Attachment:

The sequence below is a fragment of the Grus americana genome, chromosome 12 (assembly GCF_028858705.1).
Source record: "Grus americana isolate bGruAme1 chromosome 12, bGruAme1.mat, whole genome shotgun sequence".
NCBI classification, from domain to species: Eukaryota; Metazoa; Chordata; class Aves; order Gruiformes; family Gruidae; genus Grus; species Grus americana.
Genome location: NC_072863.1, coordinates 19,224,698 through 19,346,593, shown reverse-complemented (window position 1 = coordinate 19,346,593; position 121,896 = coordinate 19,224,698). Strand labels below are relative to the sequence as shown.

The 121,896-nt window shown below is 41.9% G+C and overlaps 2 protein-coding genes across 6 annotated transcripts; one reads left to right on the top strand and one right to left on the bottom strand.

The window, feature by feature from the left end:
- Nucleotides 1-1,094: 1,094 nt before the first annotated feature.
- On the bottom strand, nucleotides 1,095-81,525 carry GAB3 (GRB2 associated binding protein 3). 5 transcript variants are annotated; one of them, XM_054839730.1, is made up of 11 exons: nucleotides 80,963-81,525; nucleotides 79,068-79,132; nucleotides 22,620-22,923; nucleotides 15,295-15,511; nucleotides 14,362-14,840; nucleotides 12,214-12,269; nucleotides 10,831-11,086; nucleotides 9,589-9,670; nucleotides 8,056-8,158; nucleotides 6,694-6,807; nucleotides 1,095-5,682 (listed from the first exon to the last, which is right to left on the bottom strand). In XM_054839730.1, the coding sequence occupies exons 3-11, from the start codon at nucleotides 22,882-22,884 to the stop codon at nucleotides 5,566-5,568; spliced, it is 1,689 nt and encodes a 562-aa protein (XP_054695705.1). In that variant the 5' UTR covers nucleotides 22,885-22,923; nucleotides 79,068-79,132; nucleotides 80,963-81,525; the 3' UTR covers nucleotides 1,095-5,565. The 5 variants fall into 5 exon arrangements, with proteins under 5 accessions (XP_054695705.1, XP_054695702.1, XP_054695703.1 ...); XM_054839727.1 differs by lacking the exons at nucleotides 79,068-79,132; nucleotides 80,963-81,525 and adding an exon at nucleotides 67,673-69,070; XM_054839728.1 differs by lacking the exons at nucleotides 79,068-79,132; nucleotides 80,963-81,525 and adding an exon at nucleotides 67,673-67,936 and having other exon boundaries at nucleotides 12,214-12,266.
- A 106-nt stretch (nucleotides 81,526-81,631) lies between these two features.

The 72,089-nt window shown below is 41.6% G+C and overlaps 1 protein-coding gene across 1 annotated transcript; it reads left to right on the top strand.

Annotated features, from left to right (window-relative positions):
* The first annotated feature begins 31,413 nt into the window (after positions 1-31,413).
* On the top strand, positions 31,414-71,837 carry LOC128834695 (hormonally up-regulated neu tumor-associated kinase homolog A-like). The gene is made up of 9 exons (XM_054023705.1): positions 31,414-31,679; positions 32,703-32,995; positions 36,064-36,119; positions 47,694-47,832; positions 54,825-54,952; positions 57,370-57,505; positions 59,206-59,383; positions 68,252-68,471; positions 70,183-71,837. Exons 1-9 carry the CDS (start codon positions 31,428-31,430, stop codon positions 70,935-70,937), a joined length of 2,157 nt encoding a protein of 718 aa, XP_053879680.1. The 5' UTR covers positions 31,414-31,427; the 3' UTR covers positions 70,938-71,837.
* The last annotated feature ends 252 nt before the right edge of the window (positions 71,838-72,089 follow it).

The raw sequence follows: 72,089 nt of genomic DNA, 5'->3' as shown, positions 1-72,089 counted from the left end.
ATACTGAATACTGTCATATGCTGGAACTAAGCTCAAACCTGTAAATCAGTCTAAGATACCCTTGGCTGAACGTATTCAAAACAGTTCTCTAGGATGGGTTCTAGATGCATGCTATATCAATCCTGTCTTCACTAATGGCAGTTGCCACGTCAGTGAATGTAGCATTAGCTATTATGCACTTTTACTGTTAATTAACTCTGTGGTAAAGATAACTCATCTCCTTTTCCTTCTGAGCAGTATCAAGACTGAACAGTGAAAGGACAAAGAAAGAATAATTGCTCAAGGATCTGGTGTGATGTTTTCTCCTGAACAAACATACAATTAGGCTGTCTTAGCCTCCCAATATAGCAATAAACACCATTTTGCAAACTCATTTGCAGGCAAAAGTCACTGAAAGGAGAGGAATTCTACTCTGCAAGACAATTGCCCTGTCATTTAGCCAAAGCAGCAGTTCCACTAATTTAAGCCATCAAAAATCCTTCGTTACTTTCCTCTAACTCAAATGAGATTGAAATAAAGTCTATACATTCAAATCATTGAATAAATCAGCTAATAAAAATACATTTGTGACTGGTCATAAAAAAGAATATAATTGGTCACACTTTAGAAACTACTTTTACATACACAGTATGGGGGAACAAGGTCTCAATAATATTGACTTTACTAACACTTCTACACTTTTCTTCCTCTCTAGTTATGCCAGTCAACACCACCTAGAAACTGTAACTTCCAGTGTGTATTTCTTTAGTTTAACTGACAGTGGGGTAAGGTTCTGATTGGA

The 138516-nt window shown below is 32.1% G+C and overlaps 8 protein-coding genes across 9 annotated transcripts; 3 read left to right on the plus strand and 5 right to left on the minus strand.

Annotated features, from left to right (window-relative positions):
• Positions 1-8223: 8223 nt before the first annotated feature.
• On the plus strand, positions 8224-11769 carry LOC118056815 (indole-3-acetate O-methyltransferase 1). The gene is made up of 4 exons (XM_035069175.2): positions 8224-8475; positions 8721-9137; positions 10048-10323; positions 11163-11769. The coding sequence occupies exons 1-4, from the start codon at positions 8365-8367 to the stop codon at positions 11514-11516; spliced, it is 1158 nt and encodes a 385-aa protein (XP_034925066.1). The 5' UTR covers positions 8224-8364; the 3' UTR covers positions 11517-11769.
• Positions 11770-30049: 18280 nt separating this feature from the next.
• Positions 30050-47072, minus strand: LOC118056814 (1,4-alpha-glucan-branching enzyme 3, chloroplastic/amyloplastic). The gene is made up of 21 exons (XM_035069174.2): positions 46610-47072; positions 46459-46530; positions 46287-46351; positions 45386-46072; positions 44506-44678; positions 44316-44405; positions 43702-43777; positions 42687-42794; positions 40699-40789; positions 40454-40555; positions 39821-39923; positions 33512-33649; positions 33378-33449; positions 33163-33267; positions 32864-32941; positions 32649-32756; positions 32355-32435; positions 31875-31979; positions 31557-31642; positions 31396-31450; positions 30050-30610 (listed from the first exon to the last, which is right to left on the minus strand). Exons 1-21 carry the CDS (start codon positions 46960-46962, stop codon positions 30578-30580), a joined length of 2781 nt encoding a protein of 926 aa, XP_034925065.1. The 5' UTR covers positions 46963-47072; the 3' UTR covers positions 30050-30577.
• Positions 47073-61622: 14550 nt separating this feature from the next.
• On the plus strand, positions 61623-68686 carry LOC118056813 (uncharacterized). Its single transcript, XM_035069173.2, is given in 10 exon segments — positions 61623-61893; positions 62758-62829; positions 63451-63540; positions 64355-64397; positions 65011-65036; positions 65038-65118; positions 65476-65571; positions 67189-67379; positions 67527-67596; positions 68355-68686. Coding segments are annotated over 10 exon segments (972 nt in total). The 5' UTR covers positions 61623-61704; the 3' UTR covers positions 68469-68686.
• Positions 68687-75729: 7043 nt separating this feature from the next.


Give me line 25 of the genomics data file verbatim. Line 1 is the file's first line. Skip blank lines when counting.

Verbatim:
• Positions 68687-75729: 7043 nt separating this feature from the next.